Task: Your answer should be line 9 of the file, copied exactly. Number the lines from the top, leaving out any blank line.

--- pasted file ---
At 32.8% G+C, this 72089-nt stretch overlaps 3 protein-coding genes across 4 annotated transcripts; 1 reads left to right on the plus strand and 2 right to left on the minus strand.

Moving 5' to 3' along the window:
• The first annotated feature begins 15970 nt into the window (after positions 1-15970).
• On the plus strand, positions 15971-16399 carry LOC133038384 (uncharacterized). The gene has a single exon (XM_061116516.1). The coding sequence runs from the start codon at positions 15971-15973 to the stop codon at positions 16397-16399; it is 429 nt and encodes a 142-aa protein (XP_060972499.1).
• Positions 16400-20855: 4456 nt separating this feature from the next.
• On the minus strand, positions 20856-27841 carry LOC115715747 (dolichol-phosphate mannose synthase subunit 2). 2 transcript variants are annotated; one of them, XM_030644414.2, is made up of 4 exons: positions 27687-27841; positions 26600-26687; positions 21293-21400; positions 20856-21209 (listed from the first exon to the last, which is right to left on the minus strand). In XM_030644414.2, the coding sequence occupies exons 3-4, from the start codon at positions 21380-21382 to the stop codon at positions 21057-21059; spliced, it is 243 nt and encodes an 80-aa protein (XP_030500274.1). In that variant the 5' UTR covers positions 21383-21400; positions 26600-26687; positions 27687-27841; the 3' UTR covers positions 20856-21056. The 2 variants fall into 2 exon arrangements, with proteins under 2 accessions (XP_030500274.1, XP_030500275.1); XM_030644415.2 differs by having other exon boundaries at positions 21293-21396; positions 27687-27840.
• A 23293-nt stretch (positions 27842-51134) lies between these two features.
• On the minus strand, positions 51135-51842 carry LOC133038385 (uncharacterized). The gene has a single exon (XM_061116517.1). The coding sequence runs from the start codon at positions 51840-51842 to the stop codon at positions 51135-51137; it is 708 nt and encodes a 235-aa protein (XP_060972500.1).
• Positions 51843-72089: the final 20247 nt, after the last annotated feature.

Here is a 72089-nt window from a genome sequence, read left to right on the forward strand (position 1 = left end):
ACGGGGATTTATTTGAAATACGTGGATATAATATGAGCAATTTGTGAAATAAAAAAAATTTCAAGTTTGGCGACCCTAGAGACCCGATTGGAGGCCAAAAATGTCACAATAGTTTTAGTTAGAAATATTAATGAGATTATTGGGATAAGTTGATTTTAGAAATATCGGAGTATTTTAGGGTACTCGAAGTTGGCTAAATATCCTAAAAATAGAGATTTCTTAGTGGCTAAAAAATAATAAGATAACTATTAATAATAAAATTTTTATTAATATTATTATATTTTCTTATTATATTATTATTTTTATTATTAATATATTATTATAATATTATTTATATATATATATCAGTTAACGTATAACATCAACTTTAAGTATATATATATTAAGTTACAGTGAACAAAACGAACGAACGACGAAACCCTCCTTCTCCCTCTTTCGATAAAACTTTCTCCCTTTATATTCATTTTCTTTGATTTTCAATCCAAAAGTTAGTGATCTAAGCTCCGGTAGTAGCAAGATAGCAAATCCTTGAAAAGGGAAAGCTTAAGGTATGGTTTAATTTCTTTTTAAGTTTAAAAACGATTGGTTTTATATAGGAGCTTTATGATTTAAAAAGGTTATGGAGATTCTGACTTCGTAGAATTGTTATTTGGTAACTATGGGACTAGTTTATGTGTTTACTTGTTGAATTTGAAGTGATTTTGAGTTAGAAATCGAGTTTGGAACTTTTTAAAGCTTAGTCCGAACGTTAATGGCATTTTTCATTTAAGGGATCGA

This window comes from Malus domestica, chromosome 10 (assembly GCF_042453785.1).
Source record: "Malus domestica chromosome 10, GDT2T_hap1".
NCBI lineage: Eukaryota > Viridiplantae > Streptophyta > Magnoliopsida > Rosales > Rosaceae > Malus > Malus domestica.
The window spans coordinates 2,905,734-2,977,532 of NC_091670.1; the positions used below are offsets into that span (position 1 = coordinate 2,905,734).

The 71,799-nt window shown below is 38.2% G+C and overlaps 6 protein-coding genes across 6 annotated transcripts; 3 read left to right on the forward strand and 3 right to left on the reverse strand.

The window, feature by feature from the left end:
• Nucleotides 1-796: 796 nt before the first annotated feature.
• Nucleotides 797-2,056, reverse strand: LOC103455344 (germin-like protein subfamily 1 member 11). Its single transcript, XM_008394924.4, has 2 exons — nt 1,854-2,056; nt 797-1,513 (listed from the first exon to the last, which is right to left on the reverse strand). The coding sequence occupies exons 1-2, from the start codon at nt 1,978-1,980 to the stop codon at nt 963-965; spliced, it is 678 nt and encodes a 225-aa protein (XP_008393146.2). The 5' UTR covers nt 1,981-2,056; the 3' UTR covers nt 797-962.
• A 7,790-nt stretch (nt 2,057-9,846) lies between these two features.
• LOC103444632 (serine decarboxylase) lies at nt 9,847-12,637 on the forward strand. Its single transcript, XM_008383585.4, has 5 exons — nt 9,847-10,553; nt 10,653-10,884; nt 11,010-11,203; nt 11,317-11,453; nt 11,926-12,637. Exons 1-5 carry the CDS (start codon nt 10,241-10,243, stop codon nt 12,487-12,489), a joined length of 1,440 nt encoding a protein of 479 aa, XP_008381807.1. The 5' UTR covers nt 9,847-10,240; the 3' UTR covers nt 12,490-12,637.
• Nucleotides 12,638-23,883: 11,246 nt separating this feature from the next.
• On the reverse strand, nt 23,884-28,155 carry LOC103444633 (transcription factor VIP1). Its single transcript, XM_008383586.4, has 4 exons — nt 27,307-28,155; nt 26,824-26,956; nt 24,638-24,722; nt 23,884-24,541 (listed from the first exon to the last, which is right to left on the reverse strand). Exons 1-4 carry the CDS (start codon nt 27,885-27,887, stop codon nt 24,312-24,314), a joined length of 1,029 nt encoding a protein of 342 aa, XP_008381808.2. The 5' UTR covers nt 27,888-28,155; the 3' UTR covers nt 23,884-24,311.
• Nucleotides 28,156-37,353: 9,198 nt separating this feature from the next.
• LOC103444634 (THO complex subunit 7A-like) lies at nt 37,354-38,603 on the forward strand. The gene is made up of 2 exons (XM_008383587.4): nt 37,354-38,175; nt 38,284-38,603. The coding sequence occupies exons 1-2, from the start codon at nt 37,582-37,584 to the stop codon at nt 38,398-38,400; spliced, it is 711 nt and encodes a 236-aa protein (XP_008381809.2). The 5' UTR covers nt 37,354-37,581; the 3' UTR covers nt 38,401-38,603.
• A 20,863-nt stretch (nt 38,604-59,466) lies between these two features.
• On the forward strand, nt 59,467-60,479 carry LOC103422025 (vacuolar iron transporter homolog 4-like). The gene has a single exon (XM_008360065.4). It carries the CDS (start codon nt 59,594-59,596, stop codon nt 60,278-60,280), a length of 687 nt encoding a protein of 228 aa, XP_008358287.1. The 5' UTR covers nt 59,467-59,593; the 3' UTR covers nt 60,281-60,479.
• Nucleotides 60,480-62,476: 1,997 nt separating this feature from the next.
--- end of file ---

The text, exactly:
• Positions 51843-72089: the final 20247 nt, after the last annotated feature.